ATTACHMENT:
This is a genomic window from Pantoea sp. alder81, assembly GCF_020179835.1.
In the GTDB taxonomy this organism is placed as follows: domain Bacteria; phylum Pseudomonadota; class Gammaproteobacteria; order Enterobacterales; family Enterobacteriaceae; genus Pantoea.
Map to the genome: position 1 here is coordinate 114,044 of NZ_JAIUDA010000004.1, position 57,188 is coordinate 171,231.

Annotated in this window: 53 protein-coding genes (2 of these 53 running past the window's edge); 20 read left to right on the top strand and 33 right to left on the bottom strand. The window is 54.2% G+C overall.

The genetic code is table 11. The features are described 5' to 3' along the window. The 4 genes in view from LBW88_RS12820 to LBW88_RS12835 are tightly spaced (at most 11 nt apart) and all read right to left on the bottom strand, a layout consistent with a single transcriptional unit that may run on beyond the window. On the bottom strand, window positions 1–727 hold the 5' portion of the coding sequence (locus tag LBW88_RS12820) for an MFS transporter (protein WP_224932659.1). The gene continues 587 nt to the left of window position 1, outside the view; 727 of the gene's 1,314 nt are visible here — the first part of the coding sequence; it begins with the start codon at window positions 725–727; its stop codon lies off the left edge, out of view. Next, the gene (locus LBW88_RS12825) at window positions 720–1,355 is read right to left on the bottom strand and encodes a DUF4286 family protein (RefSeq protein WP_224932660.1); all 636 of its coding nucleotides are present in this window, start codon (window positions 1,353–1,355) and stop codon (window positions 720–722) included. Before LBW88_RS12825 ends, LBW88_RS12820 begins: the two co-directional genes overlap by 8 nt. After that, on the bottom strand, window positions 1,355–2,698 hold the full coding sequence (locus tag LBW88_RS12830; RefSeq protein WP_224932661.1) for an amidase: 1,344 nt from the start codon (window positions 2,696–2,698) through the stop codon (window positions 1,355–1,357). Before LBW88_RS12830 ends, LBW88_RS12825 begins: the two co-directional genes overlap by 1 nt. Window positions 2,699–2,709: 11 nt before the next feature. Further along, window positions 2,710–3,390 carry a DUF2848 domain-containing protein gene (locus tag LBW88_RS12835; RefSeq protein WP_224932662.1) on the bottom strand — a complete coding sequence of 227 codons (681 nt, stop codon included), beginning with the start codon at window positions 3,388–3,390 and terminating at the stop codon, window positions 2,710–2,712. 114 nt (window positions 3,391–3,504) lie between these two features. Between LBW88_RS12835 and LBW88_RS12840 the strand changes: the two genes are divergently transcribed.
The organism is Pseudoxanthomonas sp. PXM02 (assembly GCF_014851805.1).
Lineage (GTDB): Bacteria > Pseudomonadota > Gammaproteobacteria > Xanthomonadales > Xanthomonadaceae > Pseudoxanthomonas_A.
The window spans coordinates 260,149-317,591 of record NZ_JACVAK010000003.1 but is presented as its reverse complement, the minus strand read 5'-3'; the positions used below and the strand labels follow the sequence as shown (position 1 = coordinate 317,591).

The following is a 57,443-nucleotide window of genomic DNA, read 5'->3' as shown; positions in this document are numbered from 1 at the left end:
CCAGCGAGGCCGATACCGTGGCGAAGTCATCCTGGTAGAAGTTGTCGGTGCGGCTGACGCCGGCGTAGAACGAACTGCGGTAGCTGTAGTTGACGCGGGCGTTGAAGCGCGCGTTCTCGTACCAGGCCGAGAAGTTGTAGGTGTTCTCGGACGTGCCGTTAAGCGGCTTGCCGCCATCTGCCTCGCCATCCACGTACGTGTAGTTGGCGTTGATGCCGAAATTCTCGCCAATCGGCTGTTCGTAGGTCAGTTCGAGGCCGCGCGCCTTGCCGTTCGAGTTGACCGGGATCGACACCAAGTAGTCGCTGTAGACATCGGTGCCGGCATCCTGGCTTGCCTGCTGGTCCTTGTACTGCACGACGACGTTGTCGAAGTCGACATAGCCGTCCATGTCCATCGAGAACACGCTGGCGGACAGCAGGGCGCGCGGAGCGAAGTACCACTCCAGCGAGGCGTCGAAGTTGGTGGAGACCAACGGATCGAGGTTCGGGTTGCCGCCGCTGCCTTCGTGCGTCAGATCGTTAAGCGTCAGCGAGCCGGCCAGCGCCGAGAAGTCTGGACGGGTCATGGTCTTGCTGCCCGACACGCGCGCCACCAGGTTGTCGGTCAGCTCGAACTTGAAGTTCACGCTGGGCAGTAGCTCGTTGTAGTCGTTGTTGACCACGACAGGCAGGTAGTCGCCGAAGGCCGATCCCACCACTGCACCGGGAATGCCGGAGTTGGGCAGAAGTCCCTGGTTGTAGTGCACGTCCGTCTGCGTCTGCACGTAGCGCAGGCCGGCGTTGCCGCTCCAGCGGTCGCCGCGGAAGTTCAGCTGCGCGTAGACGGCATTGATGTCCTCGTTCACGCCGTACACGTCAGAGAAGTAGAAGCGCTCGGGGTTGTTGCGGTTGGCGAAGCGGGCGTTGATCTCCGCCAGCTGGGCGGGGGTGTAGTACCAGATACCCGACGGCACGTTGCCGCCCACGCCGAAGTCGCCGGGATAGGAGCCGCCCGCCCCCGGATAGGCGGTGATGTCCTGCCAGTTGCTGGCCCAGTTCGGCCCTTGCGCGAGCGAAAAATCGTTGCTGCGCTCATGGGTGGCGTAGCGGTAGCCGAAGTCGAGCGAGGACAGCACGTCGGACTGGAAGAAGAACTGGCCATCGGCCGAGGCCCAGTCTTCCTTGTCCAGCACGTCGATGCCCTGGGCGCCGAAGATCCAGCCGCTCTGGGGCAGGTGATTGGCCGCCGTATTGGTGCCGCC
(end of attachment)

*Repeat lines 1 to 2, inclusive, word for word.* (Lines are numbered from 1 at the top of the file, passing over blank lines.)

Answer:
This is a genomic window from Pantoea sp. alder81, assembly GCF_020179835.1.
In the GTDB taxonomy this organism is placed as follows: domain Bacteria; phylum Pseudomonadota; class Gammaproteobacteria; order Enterobacterales; family Enterobacteriaceae; genus Pantoea.